Russia's crackdown on religion comes into effect
Russia's new anti-terrorism laws, which include measures imposing sweeping restrictions on Christian evangelising and teaching the faith, have officially come into force.
The 'Yaroyava' package, named after their sponsor in the Russian Duma, has been fiercely condemned both by Russian Christians and rights activists and internationally. It makes house churches illegal and limits religious activity to registered buildings.
According to Russia's Council of Churches-Baptists, the laws will "create conditions for the repression of all Christians". The council said in an open letter: "Any person who mentions their religious view or reflections out loud or puts them in writing, without the relevant documents, could be accused of illegal missionary activity."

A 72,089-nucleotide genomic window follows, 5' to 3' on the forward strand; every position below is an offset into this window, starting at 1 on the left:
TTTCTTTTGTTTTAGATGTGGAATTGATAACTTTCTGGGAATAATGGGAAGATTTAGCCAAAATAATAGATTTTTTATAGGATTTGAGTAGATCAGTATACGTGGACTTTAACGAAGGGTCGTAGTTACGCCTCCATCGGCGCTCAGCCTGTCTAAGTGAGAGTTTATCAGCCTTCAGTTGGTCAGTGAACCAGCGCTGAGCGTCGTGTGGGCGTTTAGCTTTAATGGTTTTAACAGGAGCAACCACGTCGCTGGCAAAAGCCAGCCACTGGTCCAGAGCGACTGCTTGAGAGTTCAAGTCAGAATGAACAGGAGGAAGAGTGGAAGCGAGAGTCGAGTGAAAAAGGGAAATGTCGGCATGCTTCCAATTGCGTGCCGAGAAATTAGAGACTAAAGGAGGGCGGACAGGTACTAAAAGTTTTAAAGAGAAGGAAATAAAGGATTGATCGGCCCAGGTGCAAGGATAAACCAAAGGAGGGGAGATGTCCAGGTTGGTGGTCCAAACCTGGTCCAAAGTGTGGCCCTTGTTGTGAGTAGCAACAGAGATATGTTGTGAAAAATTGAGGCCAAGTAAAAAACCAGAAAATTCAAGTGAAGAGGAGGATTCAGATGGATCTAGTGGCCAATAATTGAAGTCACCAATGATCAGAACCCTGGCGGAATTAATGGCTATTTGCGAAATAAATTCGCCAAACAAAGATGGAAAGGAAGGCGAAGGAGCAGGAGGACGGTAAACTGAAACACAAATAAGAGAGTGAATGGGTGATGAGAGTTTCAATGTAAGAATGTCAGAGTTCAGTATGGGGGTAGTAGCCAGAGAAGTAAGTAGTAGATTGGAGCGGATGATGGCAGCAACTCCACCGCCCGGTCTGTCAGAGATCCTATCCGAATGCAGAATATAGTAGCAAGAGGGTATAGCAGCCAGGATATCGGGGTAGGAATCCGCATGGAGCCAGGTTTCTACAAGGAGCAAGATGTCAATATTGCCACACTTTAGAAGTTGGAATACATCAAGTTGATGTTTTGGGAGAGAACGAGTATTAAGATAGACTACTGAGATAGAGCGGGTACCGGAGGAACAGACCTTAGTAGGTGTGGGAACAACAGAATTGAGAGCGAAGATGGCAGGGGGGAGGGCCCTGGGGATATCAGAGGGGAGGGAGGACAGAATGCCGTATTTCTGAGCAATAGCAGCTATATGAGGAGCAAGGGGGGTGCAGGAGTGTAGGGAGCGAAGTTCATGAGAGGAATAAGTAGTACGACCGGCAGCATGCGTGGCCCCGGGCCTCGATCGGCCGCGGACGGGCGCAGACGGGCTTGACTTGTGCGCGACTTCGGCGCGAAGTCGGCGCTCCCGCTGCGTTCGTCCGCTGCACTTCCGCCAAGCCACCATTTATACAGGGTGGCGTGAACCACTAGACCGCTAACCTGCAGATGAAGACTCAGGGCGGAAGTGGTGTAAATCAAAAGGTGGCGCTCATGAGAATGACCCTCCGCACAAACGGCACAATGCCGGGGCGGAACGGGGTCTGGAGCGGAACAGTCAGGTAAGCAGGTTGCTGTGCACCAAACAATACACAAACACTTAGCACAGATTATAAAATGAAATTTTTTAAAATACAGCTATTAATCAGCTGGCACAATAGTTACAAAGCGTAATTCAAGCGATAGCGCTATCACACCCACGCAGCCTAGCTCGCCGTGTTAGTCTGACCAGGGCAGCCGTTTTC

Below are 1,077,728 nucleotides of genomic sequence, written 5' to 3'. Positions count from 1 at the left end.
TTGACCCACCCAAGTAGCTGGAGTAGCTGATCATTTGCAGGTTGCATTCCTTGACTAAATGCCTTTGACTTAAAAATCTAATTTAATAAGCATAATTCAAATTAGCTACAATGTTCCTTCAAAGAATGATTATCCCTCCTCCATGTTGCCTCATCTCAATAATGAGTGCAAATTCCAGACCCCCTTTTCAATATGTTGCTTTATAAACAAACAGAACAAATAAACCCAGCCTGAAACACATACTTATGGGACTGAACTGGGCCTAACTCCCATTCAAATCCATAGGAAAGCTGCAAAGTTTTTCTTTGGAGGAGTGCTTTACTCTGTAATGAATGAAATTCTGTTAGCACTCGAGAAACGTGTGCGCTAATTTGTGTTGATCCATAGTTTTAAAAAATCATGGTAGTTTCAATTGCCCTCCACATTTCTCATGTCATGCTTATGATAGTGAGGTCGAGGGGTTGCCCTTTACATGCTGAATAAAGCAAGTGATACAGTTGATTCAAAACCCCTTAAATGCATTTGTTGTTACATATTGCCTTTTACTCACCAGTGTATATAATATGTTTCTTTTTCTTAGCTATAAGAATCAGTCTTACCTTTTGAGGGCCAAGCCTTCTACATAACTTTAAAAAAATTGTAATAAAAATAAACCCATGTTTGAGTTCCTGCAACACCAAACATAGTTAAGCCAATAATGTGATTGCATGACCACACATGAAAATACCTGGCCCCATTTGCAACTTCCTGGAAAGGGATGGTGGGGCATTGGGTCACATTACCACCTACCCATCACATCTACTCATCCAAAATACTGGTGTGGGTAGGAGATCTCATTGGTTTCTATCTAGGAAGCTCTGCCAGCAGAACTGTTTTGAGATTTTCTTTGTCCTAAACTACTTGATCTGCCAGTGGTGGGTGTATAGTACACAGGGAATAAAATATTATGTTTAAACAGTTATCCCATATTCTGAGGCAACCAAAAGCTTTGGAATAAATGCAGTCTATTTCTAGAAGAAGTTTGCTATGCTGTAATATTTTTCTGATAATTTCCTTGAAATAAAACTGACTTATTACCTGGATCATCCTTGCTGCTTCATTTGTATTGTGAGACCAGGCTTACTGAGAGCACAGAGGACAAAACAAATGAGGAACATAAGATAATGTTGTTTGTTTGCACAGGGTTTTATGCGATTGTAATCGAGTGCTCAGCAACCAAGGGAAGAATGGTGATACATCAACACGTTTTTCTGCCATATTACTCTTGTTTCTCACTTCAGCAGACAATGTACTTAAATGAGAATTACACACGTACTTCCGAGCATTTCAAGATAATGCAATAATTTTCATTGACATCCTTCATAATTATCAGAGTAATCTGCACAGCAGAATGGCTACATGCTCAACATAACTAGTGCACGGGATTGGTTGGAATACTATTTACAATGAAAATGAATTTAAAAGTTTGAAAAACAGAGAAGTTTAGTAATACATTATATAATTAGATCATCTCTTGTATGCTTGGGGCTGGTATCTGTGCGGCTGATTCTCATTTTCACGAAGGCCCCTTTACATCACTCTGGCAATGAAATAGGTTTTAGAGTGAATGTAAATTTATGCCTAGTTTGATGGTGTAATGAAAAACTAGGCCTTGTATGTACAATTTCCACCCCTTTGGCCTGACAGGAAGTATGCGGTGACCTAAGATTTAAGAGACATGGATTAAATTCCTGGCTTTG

Another open letter, from the Protestant Churches of Russia, said the laws were "the most draconian anti-religion bill to be proposed in Russia since Nikita Khrushchev promised to eliminate Christianity in the Soviet Union".
One of the signatories to the letter, Mission Eurasia president Sergey Rakhuba, said in a statement from the organisation: "We don't know yet how these laws will be implemented, but it is already clear that they are achieving their goal of creating an atmosphere of fear and suspicion within society, while allowing the government to restrict freedom in violation of the Constitution and international norms.
"Believers will soon need to make a very important choice: whether to obey God or these new Russian 'laws.'"
However, while the new laws have the potential to be extremely disruptive for Protestant Christians and other religious minorities in Russia, some observers believe their implementation may be patchy. Release International chief executive Paul Robinson said: "Let's wait and see what actually happens in terms of implementation on the ground. There is often a temptation in these situations to immediately fear the worst."
However, he added: "Having said that, we need to pray for Russian brothers and sisters now, as it's possible the doors may well be closing on the freedoms the church in Russia currently enjoys."
Some rights groups are considering legal appeals against the legislation as they regard it as unconstitutional.